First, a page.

MANHATTAN, KANSAS, U.S. — Kansas farmers will have several opportunities to get a first-hand look at canola fields and research plots in Kansas during the Canola Field Tours scheduled for May.
“The winter canola crop has survived the winter in good condition and we want to give producers an opportunity to see the crop growing in the field,” said Mike Stamm, Kansas State University (KSU) Research and Extension canola breeder.
“These field tours allow canola producers and those interested in growing canola to view the crop at a time when yield potential is being determined,” Stamm said.
Times, locations and speakers for the tour, which is sponsored by KSU Research and Extension, include:
- 10 a.m., May 2: Jimmy Vardy Farm, Anthony — View canola/wheat rotation blocks including four winter canola varieties tolerant to sulfonylurea herbicide soil residual.
- 9 a.m., May 4: Dean Elvin Farm, Marquette — View 20 commercial winter canola cultivars and canola/wheat rotation blocks.
- 2 p.m., May 23: KSU Southwest Research-Extension Center, Garden City — View the National Winter Canola Variety Trial and learn about today’s newest and top-performing varieties. Also learn about wheat varieties and diseases, cover crops and vertical tillage.
- 1 p.m., May 24: Ed Schultz Farm, Arlington — Canola/wheat rotation blocks, including four winter canola varieties tolerant to sulfonylurea herbicide soil residual.
- 2:30 p.m., May 24: KSU Redd Foundation Field, Partridge — View the National Winter Canola Variety Trial, KSU intermediate variety trials, and experimental KSU Roundup Ready winter canola cultivars.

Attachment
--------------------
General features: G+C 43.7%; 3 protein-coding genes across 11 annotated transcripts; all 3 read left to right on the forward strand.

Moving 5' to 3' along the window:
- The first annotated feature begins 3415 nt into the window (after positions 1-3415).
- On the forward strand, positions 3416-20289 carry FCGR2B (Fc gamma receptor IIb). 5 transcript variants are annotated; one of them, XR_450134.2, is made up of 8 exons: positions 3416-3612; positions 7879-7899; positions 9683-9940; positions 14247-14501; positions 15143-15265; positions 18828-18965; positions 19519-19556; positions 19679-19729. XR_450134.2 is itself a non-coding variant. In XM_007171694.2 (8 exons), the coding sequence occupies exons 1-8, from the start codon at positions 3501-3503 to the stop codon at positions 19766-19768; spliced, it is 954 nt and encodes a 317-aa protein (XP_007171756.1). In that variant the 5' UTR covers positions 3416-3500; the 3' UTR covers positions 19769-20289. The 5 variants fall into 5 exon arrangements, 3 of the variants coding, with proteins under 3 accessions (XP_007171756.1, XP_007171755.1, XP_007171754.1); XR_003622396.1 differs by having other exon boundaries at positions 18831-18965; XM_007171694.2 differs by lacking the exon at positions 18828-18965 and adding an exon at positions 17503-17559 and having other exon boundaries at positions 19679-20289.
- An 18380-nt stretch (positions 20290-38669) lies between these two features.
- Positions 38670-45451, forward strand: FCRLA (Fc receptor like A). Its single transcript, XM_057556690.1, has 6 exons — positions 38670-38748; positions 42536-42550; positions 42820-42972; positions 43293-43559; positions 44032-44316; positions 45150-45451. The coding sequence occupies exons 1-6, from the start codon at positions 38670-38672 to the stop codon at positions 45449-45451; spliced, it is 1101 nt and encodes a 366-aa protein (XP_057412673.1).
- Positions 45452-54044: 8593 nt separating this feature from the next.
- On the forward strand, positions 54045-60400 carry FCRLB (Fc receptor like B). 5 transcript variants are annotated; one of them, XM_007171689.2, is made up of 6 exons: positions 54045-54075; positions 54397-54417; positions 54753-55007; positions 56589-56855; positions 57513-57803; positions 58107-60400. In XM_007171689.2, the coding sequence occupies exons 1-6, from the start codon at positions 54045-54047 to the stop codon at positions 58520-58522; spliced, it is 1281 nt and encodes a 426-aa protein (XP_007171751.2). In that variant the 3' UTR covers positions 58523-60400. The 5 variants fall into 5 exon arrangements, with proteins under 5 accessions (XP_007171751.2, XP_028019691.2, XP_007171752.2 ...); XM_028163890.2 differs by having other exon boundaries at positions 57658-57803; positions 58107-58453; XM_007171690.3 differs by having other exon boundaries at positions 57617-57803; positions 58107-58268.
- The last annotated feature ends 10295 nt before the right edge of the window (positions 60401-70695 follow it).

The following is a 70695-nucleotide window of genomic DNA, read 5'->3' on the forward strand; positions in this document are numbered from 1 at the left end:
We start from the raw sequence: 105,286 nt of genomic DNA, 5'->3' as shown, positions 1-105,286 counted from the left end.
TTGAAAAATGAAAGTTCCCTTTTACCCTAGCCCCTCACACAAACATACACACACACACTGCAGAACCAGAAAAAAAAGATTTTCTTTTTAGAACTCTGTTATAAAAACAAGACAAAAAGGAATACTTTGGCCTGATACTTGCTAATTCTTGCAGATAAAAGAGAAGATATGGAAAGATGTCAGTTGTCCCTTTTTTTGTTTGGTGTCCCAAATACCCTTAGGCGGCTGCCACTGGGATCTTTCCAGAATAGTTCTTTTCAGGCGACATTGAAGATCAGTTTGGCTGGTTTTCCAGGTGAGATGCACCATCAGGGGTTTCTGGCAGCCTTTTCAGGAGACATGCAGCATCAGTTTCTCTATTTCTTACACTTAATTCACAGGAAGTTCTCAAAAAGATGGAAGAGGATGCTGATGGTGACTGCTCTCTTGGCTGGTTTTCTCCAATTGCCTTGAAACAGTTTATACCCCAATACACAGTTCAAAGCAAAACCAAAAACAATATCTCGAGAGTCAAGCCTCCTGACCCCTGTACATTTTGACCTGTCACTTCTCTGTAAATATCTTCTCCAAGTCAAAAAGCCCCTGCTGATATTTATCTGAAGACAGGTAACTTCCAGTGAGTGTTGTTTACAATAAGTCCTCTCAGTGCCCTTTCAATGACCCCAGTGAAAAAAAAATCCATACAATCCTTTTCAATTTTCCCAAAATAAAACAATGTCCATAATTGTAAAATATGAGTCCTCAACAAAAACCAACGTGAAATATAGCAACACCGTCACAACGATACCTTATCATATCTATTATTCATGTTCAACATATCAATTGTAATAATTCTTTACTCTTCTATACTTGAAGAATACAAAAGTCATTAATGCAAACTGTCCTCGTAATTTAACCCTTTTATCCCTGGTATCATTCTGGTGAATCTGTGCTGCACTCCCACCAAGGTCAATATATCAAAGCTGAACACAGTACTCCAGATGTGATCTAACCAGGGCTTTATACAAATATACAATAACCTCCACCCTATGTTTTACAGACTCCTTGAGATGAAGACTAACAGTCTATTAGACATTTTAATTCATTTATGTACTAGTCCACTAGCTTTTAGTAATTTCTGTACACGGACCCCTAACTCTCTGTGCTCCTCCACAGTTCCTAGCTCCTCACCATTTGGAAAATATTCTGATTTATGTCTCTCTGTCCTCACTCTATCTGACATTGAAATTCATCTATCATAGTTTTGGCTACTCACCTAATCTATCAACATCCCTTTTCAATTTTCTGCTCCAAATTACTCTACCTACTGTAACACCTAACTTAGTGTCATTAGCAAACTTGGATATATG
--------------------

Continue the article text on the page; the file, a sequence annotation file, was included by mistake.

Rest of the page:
- 10 a.m., May 25: Sedgwick County wheat and canola plots, Clearwater — View 20 commercial canola cultivars, along with the Sedgwick County wheat tour. Wheat varieties and diseases will be discussed.
- 10 a.m., May 26: Tim Tureck Farm, Wellington — Canola/wheat rotation blocks, including nine winter canola cultivars, along with the Sumner County wheat tour. Wheat varieties and diseases will also be discussed. Lunch will follow this tour.
Producers, county extension agents, agronomists, and those involved in agribusiness are welcome to attend and learn more about new canola cultivars, variety testing programs, and production practices, Stamm said.
“The KSU canola breeding program coordinates the testing of commercial and experimental cultivars across the state of Kansas. We are also very interested in better understanding wheat's performance following winter canola compared to continuous wheat,” he said.
More information and directions to the sites are available by contacting any local county extension office or Troy Lynn Eckart at 1.785.532.5776 or firstname.lastname@example.org.